By Corey Birkhofer
Hancock, USA, 2008
Directed by Peter Berg
Will Smith is on fire: a big blockbuster nearly every year for as long as I can remember, and it doesn’t seem like he’s going to stop anytime soon. Now for any of you who follow his work, you’ll know that Smith has played the last-action-hero or beaten-down-nice-guy-against-the-rest-of-the-world role before: I, Robot (2004), I Am Legend (2007), The Pursuit of Happyness (2006). Personally, I have loved him in every one of these roles because there was always something unique about his character that compelled me to watch him succeed through all the struggles put before him.
Earlier this year when I finally had a chance to see Hancock, I have to say I felt more than a little giddy to see what Smith would bring to the role. To me, there’s something about Smith’s whole aura that just makes me want to watch him do what he does. He has a full range of emotions at his disposal, not to mention his consistency in picking interesting characters that have unbelievably difficult obstacles put before them.
On the surface of I, Robot, Smith is a detective bent on solving the murder of a leading scientist who was also his friend. Underneath the surface of this detective exterior is a character that hates robots. This is a problem for him in the overly robot-reliant society in which he lives, and it makes his struggle all the more difficult and, as such, compelling to watch. In I Am Legend, Smith is again the lone man (in this case, literally) trying to find the cure to a disease that has killed and/or mutated the remaining human population into vicious, zombie-like carnivores. Throughout the film, we see the protagonist’s clockwork routine that he has undoubtedly developed through near-death experiences fighting the once human, now zombie-like creatures that only come out at night. This routine is what has kept him alive, and the meticulousness of it is real and tangible, thus making him an interesting protagonist to watch succeed. In The Pursuit of Happyness (which was based on a true story), Smith plays a salesman trying to sell these ridiculously difficult to sell x-ray machines, all while his family is falling apart at the seams. Despite this, his strange knack for memorizing numbers and his insanely driven work ethic are character attributes that make him incredibly interesting to watch as he struggles to get what he wants. No surprise that this, too, was a film I loved. Now let me get to Hancock.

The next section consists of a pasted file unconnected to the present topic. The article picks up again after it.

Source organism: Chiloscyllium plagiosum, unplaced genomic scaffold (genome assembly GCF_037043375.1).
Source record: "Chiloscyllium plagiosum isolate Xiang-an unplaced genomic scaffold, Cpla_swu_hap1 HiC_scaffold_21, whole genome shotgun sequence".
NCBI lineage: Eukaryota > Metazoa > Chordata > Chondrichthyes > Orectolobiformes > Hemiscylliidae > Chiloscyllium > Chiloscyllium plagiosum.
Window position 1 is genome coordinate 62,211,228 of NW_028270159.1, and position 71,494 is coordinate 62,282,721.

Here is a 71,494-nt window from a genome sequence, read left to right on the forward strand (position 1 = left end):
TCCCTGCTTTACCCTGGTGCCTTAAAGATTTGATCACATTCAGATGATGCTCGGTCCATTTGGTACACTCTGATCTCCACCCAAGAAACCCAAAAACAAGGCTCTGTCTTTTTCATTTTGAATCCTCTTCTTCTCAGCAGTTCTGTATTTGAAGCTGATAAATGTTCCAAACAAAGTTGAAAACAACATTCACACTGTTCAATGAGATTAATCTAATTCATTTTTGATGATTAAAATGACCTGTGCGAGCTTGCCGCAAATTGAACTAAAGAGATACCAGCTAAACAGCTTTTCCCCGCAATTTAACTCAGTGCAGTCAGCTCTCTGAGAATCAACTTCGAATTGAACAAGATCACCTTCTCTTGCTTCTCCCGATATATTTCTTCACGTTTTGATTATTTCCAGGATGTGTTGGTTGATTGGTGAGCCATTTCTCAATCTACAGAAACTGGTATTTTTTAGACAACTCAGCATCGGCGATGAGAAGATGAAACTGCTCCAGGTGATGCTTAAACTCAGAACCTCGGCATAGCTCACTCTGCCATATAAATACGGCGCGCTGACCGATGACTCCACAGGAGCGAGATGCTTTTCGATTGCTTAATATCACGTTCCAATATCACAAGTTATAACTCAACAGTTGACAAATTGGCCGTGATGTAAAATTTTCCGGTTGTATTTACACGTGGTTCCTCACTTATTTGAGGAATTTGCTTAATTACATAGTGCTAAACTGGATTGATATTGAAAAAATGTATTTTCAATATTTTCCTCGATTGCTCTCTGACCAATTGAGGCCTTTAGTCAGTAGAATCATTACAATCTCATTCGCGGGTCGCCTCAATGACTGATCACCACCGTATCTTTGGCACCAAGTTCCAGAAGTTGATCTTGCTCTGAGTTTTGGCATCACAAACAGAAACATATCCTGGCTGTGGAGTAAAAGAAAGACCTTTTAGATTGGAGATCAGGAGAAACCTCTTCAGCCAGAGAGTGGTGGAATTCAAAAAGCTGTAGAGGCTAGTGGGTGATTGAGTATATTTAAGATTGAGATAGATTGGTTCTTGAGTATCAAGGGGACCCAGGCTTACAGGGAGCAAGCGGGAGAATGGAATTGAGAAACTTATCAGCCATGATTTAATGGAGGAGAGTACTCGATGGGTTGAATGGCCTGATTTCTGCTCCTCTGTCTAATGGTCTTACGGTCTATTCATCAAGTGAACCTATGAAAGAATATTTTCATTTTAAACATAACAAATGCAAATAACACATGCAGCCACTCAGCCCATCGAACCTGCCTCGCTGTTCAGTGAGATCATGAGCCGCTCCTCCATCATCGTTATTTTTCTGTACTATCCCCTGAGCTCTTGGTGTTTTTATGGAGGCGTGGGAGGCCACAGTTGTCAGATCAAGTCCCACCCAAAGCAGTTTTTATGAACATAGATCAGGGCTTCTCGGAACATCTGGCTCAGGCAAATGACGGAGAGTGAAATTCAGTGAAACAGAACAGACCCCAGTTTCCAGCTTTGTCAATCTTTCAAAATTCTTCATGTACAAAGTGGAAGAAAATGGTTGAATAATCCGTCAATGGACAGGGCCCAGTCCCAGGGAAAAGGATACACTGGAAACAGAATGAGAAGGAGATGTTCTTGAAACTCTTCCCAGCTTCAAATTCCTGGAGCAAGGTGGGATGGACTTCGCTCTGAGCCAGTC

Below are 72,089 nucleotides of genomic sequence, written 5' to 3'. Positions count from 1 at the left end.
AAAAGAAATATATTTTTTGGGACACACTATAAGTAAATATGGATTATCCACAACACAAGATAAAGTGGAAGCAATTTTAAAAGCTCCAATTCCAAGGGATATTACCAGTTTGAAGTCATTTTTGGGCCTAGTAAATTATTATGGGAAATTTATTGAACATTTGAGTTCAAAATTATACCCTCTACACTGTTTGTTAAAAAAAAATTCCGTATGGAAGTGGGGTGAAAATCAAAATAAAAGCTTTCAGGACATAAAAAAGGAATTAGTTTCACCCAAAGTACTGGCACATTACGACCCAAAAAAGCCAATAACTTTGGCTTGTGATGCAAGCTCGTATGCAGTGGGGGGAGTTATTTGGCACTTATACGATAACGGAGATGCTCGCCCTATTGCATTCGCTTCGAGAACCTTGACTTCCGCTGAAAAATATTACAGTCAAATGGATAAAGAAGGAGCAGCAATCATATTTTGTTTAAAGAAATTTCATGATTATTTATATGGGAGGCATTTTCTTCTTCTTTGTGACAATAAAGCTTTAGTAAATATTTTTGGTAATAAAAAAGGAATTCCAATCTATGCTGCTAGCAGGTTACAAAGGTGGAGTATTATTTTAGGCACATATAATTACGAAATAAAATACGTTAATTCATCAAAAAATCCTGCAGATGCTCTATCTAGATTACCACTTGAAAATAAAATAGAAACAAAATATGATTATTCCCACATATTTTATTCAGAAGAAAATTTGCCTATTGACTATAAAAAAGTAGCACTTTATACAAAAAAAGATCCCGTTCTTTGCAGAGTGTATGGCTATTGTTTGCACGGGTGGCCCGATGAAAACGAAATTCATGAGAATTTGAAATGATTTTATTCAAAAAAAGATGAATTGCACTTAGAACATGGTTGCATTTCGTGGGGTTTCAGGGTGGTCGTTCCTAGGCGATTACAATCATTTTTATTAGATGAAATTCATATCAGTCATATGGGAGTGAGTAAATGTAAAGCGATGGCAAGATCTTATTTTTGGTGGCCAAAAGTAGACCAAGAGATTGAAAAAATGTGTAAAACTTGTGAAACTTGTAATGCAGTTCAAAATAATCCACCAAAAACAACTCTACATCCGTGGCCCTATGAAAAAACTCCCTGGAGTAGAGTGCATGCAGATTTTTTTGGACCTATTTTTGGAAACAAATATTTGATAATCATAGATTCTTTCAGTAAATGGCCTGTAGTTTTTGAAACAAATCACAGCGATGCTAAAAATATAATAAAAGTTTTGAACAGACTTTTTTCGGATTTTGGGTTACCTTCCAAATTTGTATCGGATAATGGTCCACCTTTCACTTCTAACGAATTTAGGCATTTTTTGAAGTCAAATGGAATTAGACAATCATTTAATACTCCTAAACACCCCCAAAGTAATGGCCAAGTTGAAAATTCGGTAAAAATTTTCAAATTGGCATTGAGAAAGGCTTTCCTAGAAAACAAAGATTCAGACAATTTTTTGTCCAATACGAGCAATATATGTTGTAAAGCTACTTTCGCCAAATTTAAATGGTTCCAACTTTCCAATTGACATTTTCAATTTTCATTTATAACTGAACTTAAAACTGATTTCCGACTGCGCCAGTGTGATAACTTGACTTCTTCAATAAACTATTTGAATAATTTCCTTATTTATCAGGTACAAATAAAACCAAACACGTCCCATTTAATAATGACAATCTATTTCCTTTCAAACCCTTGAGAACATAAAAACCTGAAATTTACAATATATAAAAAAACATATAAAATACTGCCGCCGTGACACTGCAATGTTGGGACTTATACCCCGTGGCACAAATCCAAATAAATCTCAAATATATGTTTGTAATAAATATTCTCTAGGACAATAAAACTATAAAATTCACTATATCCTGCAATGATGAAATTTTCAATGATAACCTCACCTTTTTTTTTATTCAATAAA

As I said above, Smith has been consistent in taking on roles in which one man faces the world alone. Amidst this struggle, there has also consistently been some unique attribute that made his characters interesting for me to watch. In the case of Hancock, he’s a modern-day super hero. The catch: he’s a reluctant to help, depressed, alcoholic and temperamental superhero. As we get more into the story, Hancock agrees to work with a PR agent who wants to clean up his unpopular image. This makes for some marginal comic moments for the first hour or so, but ultimately I was looking for that one special attribute about Hancock that made Smith take on this role, as with his films leading up to this point.
One major difference from his other recent films is that, in this case, the one special attribute that sets his character apart is not revealed right at the start of the story. This is the answer to the question of “How did Hancock become a superhero?” Now, with some more unique writing, I think the writers of Hancock could have figured out a way to show their cards earlier, instead of making the reason to watch the film to just find out the answer to this question. In the end, the answer to the question of why Hancock is a superhero is about as simple and contrived as can be: Hancock is a super hero because he is a god. Okay …
Now this may very well be a cheap shot at the creators of an otherwise enjoyable-to-watch and pretty well put-together film, but I felt like the god angle to explain Smith’s super powers was a cheap device used to lure me in as a viewer, instead of respecting my intelligence and either coming up with a better reason for Hancock’s powers or, at the very least, showing all the cards at the start of the film and constructing a more compelling narrative. Sitting here writing this, I literally imagined to myself the concept team for Hancock sitting around a big conference table asking themselves: “So how did Hancock get his super powers?” until one naive writer spouted out, “I know! What if we made him a god?” Easy answer, easy solution. And thus the keystone for Hancock’s plot was born.
Now, I don’t mind plot devices that service the story, but when the plot device is so elementary that a 10-year-old could have come up with it, I lose faith that the writers of today are even trying to push their stories to their limits. In a movie climate rife with remakes, rehashes, and sequels to remakes of rehashes, originality and taking new risks is a rare commodity and much appreciated. Hancock was a pretty well-received movie critically because of Will Smith standing behind it, but despite him choosing solid scripts these past few years, I just didn’t get why he decided to take on this two-dimensional role.
Contact the Author: CoreyBirkhofer@MoviesIDidntGet.com